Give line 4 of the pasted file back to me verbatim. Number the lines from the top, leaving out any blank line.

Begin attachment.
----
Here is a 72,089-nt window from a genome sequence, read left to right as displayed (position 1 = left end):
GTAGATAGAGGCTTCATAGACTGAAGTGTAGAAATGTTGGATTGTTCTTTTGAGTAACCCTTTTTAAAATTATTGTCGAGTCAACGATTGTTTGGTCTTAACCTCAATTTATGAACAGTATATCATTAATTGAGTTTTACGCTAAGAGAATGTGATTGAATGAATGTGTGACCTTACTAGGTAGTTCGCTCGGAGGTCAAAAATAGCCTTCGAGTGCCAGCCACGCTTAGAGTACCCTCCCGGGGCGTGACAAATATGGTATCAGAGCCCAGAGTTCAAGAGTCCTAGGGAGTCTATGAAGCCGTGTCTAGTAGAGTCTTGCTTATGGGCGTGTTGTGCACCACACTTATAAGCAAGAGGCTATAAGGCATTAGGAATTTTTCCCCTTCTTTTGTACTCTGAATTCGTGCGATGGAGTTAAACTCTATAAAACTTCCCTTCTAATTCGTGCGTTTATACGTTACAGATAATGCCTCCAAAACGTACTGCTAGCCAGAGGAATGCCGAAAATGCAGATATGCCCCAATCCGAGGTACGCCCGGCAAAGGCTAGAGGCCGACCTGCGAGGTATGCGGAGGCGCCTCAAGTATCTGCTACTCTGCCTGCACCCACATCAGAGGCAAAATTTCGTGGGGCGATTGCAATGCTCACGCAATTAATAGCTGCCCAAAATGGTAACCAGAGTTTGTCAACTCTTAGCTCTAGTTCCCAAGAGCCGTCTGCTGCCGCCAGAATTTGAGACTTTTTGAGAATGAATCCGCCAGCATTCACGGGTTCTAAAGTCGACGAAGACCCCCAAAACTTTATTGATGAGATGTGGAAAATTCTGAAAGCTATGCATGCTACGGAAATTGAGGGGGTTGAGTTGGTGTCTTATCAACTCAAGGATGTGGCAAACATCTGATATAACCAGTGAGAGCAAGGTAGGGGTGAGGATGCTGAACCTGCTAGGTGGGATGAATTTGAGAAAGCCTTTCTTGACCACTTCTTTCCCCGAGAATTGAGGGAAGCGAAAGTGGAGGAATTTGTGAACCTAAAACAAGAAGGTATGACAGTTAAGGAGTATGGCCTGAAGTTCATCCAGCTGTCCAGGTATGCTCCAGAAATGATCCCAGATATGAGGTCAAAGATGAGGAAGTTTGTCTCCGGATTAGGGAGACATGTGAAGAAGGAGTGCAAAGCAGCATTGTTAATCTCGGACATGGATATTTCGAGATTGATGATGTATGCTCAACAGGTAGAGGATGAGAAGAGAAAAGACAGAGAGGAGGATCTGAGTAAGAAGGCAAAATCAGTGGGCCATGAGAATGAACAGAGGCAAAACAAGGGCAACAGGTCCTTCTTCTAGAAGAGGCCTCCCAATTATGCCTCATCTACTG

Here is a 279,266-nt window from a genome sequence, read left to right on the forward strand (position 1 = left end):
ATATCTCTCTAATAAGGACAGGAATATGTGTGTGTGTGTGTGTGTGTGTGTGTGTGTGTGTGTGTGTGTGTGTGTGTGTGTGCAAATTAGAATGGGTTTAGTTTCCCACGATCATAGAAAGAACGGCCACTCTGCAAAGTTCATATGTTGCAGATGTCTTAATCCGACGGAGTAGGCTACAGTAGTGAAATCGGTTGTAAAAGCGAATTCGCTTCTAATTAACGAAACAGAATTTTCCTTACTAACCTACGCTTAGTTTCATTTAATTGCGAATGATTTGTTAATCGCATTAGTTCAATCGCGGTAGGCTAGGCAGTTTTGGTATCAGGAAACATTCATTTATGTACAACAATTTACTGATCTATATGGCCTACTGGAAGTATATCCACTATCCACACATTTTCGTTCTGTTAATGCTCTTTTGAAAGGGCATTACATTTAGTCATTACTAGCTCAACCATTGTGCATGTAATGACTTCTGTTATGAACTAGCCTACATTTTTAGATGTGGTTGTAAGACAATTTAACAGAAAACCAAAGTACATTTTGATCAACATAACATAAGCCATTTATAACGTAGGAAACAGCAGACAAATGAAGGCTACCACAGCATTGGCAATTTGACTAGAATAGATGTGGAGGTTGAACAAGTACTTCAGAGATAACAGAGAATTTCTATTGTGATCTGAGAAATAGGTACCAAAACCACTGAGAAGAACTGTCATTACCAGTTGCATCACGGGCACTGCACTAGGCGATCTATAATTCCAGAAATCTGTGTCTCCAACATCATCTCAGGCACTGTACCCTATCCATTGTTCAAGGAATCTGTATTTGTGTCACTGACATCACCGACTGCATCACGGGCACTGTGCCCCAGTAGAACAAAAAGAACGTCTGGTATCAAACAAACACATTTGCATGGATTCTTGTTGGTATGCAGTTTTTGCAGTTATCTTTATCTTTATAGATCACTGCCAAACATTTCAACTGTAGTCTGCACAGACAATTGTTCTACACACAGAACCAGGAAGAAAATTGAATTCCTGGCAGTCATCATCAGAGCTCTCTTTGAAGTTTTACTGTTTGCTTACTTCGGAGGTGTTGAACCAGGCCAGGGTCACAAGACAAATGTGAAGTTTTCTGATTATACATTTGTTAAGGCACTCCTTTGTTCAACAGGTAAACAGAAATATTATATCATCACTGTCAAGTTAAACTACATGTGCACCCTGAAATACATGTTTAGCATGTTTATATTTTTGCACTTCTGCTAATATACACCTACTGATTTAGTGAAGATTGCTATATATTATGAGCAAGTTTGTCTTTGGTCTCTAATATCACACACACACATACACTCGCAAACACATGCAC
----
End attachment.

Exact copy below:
ATATCTCTCTAATAAGGACAGGAATATGTGTGTGTGTGTGTGTGTGTGTGTGTGTGTGTGTGTGTGTGTGTGTGTGTGTGTGCAAATTAGAATGGGTTTAGTTTCCCACGATCATAGAAAGAACGGCCACTCTGCAAAGTTCATATGTTGCAGATGTCTTAATCCGACGGAGTAGGCTACAGTAGTGAAATCGGTTGTAAAAGCGAATTCGCTTCTAATTAACGAAACAGAATTTTCCTTACTAACCTACGCTTAGTTTCATTTAATTGCGAATGATTTGTTAATCGCATTAGTTCAATCGCGGTAGGCTAGGCAGTTTTGGTATCAGGAAACATTCATTTATGTACAACAATTTACTGATCTATATGGCCTACTGGAAGTATATCCACTATCCACACATTTTCGTTCTGTTAATGCTCTTTTGAAAGGGCATTACATTTAGTCATTACTAGCTCAACCATTGTGCATGTAATGACTTCTGTTATGAACTAGCCTACATTTTTAGATGTGGTTGTAAGACAATTTAACAGAAAACCAAAGTACATTTTGATCAACATAACATAAGCCATTTATAACGTAGGAAACAGCAGACAAATGAAGGCTACCACAGCATTGGCAATTTGACTAGAATAGATGTGGAGGTTGAACAAGTACTTCAGAGATAACAGAGAATTTCTATTGTGATCTGAGAAATAGGTACCAAAACCACTGAGAAGAACTGTCATTACCAGTTGCATCACGGGCACTGCACTAGGCGATCTATAATTCCAGAAATCTGTGTCTCCAACATCATCTCAGGCACTGTACCCTATCCATTGTTCAAGGAATCTGTATTTGTGTCACTGACATCACCGACTGCATCACGGGCACTGTGCCCCAGTAGAACAAAAAGAACGTCTGGTATCAAACAAACACATTTGCATGGATTCTTGTTGGTATGCAGTTTTTGCAGTTATCTTTATCTTTATAGATCACTGCCAAACATTTCAACTGTAGTCTGCACAGACAATTGTTCTACACACAGAACCAGGAAGAAAATTGAATTCCTGGCAGTCATCATCAGAGCTCTCTTTGAAGTTTTACTGTTTGCTTACTTCGGAGGTGTTGAACCAGGCCAGGGTCACAAGACAAATGTGAAGTTTTCTGATTATACATTTGTTAAGGCACTCCTTTGTTCAACAGGTAAACAGAAATATTATATCATCACTGTCAAGTTAAACTACATGTGCACCCTGAAATACATGTTTAGCATGTTTATATTTTTGCACTTCTGCTAATATACACCTACTGATTTAGTGAAGATTGCTATATATTATGAGCAAGTTTGTCTTTGGTCTCTAATATCACACACACACATACACTCGCAAACACATGCAC